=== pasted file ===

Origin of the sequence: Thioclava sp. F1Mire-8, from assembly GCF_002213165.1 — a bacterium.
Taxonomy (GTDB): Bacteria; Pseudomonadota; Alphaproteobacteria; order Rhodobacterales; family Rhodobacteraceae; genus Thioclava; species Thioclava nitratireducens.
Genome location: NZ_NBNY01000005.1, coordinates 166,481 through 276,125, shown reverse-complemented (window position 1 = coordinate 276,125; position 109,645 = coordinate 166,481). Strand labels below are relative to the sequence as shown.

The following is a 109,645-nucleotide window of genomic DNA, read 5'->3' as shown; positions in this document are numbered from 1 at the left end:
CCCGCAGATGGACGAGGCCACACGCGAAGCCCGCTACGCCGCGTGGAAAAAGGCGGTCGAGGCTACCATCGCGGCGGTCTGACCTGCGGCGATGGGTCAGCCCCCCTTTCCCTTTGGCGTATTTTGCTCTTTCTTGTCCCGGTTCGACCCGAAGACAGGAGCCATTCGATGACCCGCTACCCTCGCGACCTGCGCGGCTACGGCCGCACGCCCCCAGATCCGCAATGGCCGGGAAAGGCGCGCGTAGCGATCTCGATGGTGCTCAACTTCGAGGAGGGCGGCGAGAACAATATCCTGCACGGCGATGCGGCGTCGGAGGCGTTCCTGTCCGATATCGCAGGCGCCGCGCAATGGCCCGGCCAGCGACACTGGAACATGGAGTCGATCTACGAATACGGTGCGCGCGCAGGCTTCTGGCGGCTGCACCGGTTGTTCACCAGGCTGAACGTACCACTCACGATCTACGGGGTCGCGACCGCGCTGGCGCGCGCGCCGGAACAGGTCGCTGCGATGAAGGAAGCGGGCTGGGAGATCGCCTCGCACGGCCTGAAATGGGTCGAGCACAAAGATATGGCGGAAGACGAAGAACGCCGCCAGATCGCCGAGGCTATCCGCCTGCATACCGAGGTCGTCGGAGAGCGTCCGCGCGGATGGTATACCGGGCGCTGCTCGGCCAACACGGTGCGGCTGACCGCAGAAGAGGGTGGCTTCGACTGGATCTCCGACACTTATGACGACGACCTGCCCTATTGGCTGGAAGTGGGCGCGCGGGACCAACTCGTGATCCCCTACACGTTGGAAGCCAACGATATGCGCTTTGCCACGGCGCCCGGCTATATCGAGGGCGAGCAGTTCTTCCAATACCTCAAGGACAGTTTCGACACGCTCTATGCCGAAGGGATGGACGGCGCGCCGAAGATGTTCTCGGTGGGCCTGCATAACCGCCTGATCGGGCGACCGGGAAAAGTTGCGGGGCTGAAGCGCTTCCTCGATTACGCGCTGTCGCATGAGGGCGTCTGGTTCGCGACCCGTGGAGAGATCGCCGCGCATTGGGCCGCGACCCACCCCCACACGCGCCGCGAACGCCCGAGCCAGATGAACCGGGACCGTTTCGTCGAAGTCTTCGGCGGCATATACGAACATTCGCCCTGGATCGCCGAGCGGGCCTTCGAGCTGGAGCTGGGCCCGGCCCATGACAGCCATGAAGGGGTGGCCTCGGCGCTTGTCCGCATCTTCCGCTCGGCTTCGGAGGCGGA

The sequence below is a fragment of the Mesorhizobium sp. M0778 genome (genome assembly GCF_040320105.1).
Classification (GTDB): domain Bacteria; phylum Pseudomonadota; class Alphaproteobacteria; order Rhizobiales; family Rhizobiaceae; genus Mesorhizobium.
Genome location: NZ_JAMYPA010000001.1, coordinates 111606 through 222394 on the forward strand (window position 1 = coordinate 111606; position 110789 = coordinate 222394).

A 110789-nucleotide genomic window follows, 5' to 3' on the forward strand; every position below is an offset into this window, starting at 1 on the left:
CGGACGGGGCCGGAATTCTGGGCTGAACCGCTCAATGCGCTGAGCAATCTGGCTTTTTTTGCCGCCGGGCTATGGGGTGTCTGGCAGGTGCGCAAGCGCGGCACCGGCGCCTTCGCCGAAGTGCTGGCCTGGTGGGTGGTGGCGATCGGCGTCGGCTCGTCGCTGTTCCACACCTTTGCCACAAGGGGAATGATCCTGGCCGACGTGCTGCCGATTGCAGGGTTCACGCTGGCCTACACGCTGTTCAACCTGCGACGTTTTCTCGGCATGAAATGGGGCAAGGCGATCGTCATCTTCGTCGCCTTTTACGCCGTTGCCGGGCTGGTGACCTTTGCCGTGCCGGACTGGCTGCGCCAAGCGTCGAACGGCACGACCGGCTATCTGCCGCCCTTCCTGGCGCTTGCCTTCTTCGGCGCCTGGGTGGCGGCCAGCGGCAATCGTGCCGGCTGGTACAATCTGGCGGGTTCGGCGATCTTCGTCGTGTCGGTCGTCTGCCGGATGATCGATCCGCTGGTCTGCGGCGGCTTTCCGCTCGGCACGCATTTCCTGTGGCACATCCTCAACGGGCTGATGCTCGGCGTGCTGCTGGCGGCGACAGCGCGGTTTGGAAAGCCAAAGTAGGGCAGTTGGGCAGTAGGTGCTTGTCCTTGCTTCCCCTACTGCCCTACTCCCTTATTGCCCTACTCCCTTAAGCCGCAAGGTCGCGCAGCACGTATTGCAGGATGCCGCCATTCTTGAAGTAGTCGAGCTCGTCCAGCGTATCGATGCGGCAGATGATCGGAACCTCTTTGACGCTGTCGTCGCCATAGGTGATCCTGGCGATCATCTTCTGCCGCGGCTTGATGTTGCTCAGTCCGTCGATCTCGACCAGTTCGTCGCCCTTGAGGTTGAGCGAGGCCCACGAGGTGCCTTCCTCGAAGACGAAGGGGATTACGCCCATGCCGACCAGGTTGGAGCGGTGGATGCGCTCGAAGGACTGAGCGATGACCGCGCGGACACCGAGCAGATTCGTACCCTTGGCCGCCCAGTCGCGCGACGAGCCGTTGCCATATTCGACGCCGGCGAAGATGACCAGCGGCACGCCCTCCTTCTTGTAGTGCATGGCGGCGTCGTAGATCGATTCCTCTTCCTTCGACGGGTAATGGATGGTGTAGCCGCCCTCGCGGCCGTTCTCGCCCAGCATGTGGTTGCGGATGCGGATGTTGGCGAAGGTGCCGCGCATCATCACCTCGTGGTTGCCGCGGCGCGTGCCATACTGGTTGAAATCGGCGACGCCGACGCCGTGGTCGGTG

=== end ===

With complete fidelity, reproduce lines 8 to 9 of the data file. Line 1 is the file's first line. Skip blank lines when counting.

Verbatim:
Genome location: NZ_JAMYPA010000001.1, coordinates 111606 through 222394 on the forward strand (window position 1 = coordinate 111606; position 110789 = coordinate 222394).

A 110789-nucleotide genomic window follows, 5' to 3' on the forward strand; every position below is an offset into this window, starting at 1 on the left: